Many thanks for your lovely and useful review. I've heard the same comments you make about the divorce between writing style and plot.

Greetings from London.

Sarah Laurence said...

I'm trying this reply to comment option for the first time - it's about time Blogger had this feature. The plot didn't plod; it was just slow. The characters were intriguing but too self centered to be sympathetic. They felt realistic but people I wouldn't want to befriend. I'd love to hear your reaction to the book.

Sarah Laurence said...

Elizabeth, I guessed you'd be familiar with this author. If I read another of his books, it will be Metroland. Thanks for the recommendation. My family is finally healthy - we all got sick before or during vacation. Scout was spayed yesterday but recovering well. It's a challenge keeping her calm. Henry and I loved the first series of Downton Abbey. We're waiting for this latest one to come out on Netflix as it's on too late to watch.

Sarah Laurence said...

Cid, how funny: the last book I bought was The Night Circus, partly due to good reviews but also because I loved the binding. I'll be doing more cover art reviews in the future but only if I like what's inside too. So true about wine bottle labels - cheers!

Sarah Laurence said...

Pamela, good point about the middle aged perspective. Thanks for sharing your impressions of this book.

Sarah Laurence said...

ACIL, picking up a French novel reminds me how rusty I am - you're right to keep it up. Yes, I'd call this book a novella. It's a Barnes day on my blog - how fun!

tina said...

Susurrus is a new word to me too! I had to click on your link to find out what it meant. I love learning new words. That's too bad on War Horse as it was hyped to be great. I still hope to see it but I know it will be a tear jerker and I've seen too many of those lately on the movie channels. Movies help me to pass the time but soon spring will be here. This book was a very nice gift from your in-laws.

Amanda Summer said...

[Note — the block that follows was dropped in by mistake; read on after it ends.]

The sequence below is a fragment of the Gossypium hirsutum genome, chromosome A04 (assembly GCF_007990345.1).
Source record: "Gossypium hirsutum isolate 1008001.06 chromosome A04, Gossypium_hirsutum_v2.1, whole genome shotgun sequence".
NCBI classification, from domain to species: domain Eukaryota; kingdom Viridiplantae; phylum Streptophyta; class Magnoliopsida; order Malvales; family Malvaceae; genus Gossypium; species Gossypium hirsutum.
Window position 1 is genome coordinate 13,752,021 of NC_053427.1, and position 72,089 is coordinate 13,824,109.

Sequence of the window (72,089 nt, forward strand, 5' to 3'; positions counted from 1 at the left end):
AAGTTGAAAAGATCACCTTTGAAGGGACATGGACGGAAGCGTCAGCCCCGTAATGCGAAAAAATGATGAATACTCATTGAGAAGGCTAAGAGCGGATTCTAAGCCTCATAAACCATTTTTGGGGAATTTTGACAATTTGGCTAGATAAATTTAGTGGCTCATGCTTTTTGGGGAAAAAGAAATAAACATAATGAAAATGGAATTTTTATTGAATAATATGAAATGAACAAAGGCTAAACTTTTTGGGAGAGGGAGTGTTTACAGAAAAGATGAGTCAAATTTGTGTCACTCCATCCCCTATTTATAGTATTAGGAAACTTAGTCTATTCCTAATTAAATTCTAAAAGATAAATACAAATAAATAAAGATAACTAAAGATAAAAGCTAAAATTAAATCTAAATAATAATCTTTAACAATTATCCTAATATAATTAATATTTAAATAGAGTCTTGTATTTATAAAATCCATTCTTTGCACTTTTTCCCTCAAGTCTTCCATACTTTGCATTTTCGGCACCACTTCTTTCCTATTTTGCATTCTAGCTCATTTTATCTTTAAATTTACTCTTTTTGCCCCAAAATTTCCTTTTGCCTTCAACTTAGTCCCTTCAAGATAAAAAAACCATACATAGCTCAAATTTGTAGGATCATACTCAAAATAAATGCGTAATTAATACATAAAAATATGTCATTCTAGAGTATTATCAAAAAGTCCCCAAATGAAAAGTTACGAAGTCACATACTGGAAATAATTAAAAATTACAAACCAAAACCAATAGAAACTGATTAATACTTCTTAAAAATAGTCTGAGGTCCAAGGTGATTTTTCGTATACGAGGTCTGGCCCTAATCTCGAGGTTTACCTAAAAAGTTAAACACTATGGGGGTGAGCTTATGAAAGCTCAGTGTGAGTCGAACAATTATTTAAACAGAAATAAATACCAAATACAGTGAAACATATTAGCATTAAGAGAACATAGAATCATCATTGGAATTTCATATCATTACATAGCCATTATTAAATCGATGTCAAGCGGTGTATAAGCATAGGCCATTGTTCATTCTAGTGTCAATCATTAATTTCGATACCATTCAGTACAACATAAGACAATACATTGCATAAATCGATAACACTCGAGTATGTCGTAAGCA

i appreciate the fact that even though one might not like a book it's possible to learn something from it. sometimes when i am reading books i find heavy handed and laden with obscure vocab, i relish writing down all the words and looking them up. susurrus is a keeper.

very much enjoyed the deliciously layered winter scene of popham beach ~

Sarah Laurence said...

Tina, I’d love to hear your impression of War Horse. Others have liked it. The play was just so much better, in my opinion.

Sarah Laurence said...

Amanda, I liked the book but not the characters. I certainly learned something about writing while reading it. The meaning of susurrus was clear in the context, but I still looked it up to be sure.

Rose said...

Susurrus is a new word to me, too--it even sounds a bit like murmuring.

I can enjoy a book even if I don't care for the plot, if it's well-written. However, I do prefer that I like at least one of the characters. I need to find a good book out of my comfort zone soon--the last couple of mysteries I've read by formerly favorite authors have been disappointing. I probably won't join in the Book Review Club again next month because I haven't read anything I could recommend to anyone else:(

Tracy Golightly-Garcia said...

Hello Sarah

I have read Pulse and The Sense of an Ending and enjoyed both books very much.

Thanks for you review!

Tracy :)

Booksnyc said...

I have heard wonderful things about this book - I am glad to hear you also enjoyed it. I will definitely add it to my To Be Read shelf.

cynthia said...

I've read other books by Julian Barnes, and I've been curious about this one so I'm glad to read your review. Love the cover.